The second and final post on this topic.
It wasn’t very long ago when I reported on the demise of one Cookie Cat and the response of Mr. Moby to her disappearance. We wondered how long it would take for him to adjust to his new situation, and would he act any differently now that he was the remaining cat on the campus. The short answer is that, once he got used to being alone, he decided that he would have to be her surrogate and do some of the things she used to do, to wit: He began waiting to get brushed every morning, which he never did before. He began to curl up and sleep on Natania’s desk chair, one of Cookie’s favorite spots. He began keeping Natania company at her laptop – even joining me once in a while – whereas before, the only desk he would deign to grace was Barbara’s. He began dividing his time at night, sleeping half the time with Barbara, as he always had, and half the time with me. I began talking to him more, and I thought maybe he might begin to react to verbal cues (Moby, do you want something to eat?) Perhaps if we had had more time…..
I had this hunch. I suggested to Barbara and Dr. Donny after Cookie was no more, “Maybe we should bring Moby in, just for a checkup.” He had lost a little weight, although he showed no signs of being anything but the healthy big lug he had always been. If nothing else, our vet could monitor his weight.
Well, Dr. Donny felt something amiss in Moby’s kidneys, and we opted for some blood work (although it took two trips to hold the big guy still enough). The next step was to hire Dudu, our go-to guy for taxi rides to the airport and such, to take us on another pilgrimage to Rehovot so that the expert, Dr. Sachi Aizenberg, could perform an ultra-sound on an unwilling Moby and draw out some tissue samples.
The long and the short of his report was that our big boy had a large mass wrapped around his intestines, which might have accounted for the bile ducts from his gall bladder being blocked. Gevalt! How do you spell “l-y-m-p-h-o-m-a?”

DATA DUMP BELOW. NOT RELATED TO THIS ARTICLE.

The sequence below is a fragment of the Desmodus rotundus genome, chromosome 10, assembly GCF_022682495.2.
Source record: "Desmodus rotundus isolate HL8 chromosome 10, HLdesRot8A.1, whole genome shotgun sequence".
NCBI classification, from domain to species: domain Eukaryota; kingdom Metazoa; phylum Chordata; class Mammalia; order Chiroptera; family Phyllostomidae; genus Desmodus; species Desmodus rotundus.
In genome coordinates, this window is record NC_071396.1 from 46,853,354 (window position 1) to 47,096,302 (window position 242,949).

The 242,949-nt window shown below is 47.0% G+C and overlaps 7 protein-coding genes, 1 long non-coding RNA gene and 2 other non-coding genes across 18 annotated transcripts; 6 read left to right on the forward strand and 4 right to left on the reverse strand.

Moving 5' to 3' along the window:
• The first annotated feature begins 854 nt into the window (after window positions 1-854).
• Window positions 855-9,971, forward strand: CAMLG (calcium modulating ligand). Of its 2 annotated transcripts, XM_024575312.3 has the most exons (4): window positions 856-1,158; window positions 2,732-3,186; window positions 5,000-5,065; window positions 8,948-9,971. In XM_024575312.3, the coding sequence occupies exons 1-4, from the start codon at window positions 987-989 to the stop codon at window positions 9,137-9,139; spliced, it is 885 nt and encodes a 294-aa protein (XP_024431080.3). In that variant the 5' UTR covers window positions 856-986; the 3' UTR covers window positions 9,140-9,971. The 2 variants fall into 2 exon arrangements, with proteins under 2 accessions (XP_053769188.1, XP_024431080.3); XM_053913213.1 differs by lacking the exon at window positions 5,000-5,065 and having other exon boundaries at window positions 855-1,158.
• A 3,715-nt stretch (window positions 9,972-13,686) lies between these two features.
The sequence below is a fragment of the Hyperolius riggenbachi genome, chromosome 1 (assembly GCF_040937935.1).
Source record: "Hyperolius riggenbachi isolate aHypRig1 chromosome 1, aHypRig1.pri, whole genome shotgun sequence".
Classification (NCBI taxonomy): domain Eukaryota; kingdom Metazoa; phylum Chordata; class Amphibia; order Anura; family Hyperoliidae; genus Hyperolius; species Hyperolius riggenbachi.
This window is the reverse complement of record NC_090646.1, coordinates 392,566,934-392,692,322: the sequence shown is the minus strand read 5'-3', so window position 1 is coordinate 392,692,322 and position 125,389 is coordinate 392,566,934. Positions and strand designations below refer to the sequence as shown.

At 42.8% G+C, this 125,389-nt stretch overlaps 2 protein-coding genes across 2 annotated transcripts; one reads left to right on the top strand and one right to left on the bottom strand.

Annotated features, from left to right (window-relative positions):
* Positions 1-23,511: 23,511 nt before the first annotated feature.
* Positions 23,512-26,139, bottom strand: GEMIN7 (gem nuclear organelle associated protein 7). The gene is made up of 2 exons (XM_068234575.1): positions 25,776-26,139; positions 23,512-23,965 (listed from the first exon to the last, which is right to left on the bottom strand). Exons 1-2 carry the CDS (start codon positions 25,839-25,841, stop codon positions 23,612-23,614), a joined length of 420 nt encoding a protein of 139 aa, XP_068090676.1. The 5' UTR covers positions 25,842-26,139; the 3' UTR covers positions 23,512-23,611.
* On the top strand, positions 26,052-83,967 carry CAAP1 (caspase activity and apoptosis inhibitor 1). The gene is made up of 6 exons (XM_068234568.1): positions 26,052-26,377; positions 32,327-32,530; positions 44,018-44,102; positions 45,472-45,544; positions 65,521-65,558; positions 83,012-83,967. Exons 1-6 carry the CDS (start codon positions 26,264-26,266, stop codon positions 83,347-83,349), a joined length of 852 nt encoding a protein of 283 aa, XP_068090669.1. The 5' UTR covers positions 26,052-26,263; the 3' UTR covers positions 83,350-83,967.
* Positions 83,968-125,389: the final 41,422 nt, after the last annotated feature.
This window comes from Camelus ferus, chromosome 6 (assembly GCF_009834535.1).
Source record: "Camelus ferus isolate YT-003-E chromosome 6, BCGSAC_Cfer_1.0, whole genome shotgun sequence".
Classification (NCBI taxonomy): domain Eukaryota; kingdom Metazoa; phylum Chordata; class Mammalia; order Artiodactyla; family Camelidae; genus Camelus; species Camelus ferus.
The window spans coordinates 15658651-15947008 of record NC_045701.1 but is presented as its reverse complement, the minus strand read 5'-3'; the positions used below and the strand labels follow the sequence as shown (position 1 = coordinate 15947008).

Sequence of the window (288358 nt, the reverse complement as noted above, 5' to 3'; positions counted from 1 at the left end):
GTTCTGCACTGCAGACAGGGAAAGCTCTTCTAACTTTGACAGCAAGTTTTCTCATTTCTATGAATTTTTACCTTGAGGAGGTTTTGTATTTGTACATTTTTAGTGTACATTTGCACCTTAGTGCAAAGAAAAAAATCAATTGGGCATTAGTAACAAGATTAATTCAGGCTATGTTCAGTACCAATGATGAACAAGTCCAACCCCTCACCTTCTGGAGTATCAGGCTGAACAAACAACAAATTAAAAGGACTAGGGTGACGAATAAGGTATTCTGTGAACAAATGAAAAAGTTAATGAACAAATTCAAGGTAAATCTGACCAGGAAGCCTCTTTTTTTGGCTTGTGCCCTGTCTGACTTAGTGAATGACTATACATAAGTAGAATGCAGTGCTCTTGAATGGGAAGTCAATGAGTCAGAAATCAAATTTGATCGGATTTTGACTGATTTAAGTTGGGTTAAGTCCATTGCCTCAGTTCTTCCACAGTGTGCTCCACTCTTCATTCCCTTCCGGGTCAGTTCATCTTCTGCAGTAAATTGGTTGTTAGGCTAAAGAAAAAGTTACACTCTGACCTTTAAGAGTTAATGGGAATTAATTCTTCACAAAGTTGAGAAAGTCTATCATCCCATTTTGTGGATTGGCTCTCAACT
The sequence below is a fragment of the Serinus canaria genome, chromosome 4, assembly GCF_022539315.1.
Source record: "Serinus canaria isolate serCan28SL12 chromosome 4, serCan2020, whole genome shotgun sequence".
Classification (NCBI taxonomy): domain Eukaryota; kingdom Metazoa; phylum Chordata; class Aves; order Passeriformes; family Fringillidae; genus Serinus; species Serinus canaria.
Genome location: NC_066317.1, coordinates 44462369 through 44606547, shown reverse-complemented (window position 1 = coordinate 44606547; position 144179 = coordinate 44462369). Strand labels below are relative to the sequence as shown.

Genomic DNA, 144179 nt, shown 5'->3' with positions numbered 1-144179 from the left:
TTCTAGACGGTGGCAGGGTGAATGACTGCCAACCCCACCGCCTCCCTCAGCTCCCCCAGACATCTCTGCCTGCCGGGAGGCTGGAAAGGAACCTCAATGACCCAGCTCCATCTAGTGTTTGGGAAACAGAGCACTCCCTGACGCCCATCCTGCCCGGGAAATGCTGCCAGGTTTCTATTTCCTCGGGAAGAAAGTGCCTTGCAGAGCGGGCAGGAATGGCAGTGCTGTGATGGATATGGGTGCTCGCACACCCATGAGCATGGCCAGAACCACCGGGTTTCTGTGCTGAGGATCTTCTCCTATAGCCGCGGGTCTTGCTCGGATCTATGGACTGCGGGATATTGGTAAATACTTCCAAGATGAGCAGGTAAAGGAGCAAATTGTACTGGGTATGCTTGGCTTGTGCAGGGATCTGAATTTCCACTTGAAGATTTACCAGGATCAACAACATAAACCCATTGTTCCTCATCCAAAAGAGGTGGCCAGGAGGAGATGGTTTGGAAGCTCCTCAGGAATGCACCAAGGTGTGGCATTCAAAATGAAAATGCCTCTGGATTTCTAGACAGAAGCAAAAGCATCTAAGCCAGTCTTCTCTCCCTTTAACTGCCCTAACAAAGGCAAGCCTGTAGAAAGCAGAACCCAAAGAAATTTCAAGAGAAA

Dr. Donny spelled out our two options. It would have been a lot easier if we could have asked Moby what he wanted us to do.
Moby, this is what the doctor is telling us. You’ve got this big growth in your tummy. We know you’re feeling OK right now, but Donny says that most often cats die within a month or two from this problem. We can leave everything alone, and when you start feeling bad, well, you’ll just go to sleep. The other thing we can do is have the doctor open you up. Maybe the growth in your tummy hasn’t spread to your other organs. If that’s the case, he can remove the growth and fix what else is wrong with you, and you’ll be with us for a while longer. Bit if he sees that the big growth has spread to your other organs and there’s no hope, well, that’s it. You won’t get those last few weeks. Those are our two choices. Think about it Moby. What do you want us to do?
As Moby was not about to express an opinion intelligible to us, the ball was in our court. Isn’t it great, having to play God? Barbara was inclined to the first option; I was willing to risk the second option. Tiebreaker needed. Natania!!!!!!
Our daughter agreed with me. Let’s not give up on him. It’s worth a try. So we brought Moby in last night, patted him on the head, and handed him over to Dr. Donny. We went home and waited for the phone call. The news was, as you must imagine, all bad. The cancer had spread throughout his body. Why he wasn’t already suffering terribly, I can’t imagine. (Most likely, Cookie was suffering from the same condition; we just didn’t know.)
Today’s activity was putting away all the cat paraphernalia: the food and water bowls, the scratching boards (which the two of them used assiduously), the litter box, the cat brush. Put them away in our storage room, not gave them away. For the last fifty or so years, cats needing a home have always found me/us. I’m sure it’s only a matter of time before some deserving feline(s) will arrive at our doorstep. They may not be as marvelous, as lovable, as these two were, but they will be welcome anyway.